What remains is the phrase “shall be made.” “[S]hall be made” is a form of the verb “to make,” which means “to bring into existence,” “to produce,” “to render,” and “to cause to be or become.” Random House Dictionary of the English Language, at 866. Thus, “shall be made” means “shall be produced,” etc. And the imperative mood, denoting a duty, see Black’s Law Dictionary 1233 (5th ed. 1979), emphasizes the importance of avoiding the taint.


So much for the individual terms used in §633a(a). What really matters for present purposes is the way these terms relate to each other. Two matters of syntax are critical. First, “based on age” is an adjectival phrase that modifies the noun “discrimination.” It does not modify “personnel actions.” The statute does not say that “it is unlawful to take personnel actions that are based on age”; it says that “personnel actions . . . shall be made free from any discrimination based on age.” §633a(a). As a result, age must be a but-for cause of discrimination—that is, of differential treatment—but not necessarily a but-for cause of a personnel action itself.

Second, “free from any discrimination” is an adverbial phrase that modifies the verb “made.” Ibid. Thus, “free from any discrimination” describes how a personnel action must be “made,” namely, in a way that is not tainted by differential treatment based on age. If age discrimination plays any part in the way a decision is made, then the decision is not made in a way that is untainted by such discrimination.

This is the straightforward meaning of the terms of §633a(a), and it indicates that the statute does not require proof that an employment decision would have turned out differently if age had not been taken into account.

To see what this entails in practice, consider a simple example. Suppose that a decision-maker is trying to decide whether to promote employee A, who is 35 years old, or employee B, who is 55. Under the employer’s policy, candidates for promotion are first given numerical scores based on non-discriminatory factors. Candidates over the age of 40 are then docked five points, and the employee with the highest score is promoted. Based on the non-discriminatory factors, employee A (the 35-year-old) is given a score of 90, and employee B (the 55-year-old) gets a score of 85. But employee B is then docked 5 points because of age and thus ends up with a final score of 80. The decision-maker looks at the candidates’ final scores and, seeing that employee A has the higher score, promotes employee A.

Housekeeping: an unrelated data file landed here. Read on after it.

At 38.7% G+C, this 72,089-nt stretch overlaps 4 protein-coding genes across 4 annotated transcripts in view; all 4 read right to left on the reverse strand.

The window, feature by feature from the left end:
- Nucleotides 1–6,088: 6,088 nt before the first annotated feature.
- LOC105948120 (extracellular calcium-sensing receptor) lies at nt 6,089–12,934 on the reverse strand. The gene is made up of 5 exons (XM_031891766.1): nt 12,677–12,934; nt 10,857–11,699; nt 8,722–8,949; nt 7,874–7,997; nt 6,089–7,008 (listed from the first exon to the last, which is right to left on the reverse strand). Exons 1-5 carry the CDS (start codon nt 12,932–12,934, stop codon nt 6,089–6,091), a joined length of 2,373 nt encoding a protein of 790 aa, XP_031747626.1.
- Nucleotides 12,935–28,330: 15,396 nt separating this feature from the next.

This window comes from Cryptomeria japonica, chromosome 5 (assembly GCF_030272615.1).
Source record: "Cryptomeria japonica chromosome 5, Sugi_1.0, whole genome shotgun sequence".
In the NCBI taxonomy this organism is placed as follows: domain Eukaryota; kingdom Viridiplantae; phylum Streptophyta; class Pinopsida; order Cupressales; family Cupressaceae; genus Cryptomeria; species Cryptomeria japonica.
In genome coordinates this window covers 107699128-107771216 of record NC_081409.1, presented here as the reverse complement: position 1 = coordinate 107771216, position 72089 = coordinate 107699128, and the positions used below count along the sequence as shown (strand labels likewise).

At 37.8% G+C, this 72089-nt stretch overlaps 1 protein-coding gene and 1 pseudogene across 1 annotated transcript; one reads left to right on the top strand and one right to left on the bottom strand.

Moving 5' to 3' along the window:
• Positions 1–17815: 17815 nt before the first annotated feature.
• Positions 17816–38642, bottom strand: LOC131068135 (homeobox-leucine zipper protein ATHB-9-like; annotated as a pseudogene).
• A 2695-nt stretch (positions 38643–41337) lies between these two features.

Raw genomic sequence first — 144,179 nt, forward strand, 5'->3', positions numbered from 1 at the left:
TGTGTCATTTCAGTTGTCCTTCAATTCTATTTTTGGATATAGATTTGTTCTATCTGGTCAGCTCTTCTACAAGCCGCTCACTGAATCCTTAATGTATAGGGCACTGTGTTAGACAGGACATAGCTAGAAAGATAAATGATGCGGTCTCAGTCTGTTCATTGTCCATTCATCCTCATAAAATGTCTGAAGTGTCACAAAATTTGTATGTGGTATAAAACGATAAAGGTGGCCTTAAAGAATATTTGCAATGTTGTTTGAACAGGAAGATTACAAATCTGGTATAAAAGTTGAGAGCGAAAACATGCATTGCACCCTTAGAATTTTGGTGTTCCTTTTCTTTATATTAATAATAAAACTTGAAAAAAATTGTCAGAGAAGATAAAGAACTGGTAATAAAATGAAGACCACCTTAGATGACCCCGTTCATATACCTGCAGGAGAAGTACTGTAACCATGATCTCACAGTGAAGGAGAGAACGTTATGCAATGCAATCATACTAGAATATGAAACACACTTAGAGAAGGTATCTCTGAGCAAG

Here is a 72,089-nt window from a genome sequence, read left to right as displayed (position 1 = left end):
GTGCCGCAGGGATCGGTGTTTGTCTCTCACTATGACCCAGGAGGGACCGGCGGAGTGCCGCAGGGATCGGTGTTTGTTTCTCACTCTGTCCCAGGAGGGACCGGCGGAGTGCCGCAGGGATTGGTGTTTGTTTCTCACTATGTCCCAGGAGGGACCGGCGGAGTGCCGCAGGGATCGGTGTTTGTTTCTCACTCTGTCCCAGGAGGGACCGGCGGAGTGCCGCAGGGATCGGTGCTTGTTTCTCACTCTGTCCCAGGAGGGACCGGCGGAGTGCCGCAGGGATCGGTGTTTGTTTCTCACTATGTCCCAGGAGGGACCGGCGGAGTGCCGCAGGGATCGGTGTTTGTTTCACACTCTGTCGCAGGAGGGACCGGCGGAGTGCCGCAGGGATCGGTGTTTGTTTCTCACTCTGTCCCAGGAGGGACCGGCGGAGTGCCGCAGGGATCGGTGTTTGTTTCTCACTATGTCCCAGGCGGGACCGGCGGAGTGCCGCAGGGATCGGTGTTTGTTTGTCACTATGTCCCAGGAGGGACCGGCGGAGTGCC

This decision is not “made” “free from any discrimination” because employee B was treated differently (and less favorably) than employee A (because she was docked five points and A was not). And this discrimination was “based on age” because the five points would not have been taken away were it not for employee B’s age.

It is true that this difference in treatment did not affect the outcome, and therefore age was not a but-for cause of the decision to promote employee A. Employee A would have won out even if age had not been considered and employee B had not lost five points, since A’s score of 90 was higher than B’s initial, legitimate score of 85. But under the language of §633a(a), this does not preclude liability.

The Government has no answer to this parsing of the statutory text. It makes two correct points: first, that “ ‘discrimination based on age’ ” “requires but-for causation,” and, second, that “ ‘discrimination’ ” means “ ‘ “differential treatment.” ’ ” Brief for Respondent 16–17. But based on these two points, the Government draws the unwarranted conclusion that “[i]t is thus not enough for a federal employer merely to consider age . . . if that consideration does not actually cause the employer to make a less favorable personnel action than it would have made for a similarly situated person who is younger.” Id., at 17. That conclusion does not follow from the two correct points on which it claims to be based. What follows instead is that, under §633a(a), age must be the but-for cause of differential treatment, not that age must be a but-for cause of the ultimate decision.[4]


The Government’s primary argument rests not on the text of §633a(a) but on prior cases interpreting different statutes. But contrary to the Government’s argument, nothing in these past decisions undermines our interpretation of §633a(a).

1. In Safeco Ins. Co. of America v. Burr, 551 U. S., at 63, we interpreted a provision of the Fair Credit Reporting Act (FCRA) requiring that notice be provided “[i]f any person takes any adverse action with respect to any consumer that is based in whole or in part on any information contained in a consumer [credit] report.” 15 U. S. C. §1681m(a) (emphasis added). This language is quite different from that of 29 U. S. C. §633a(a).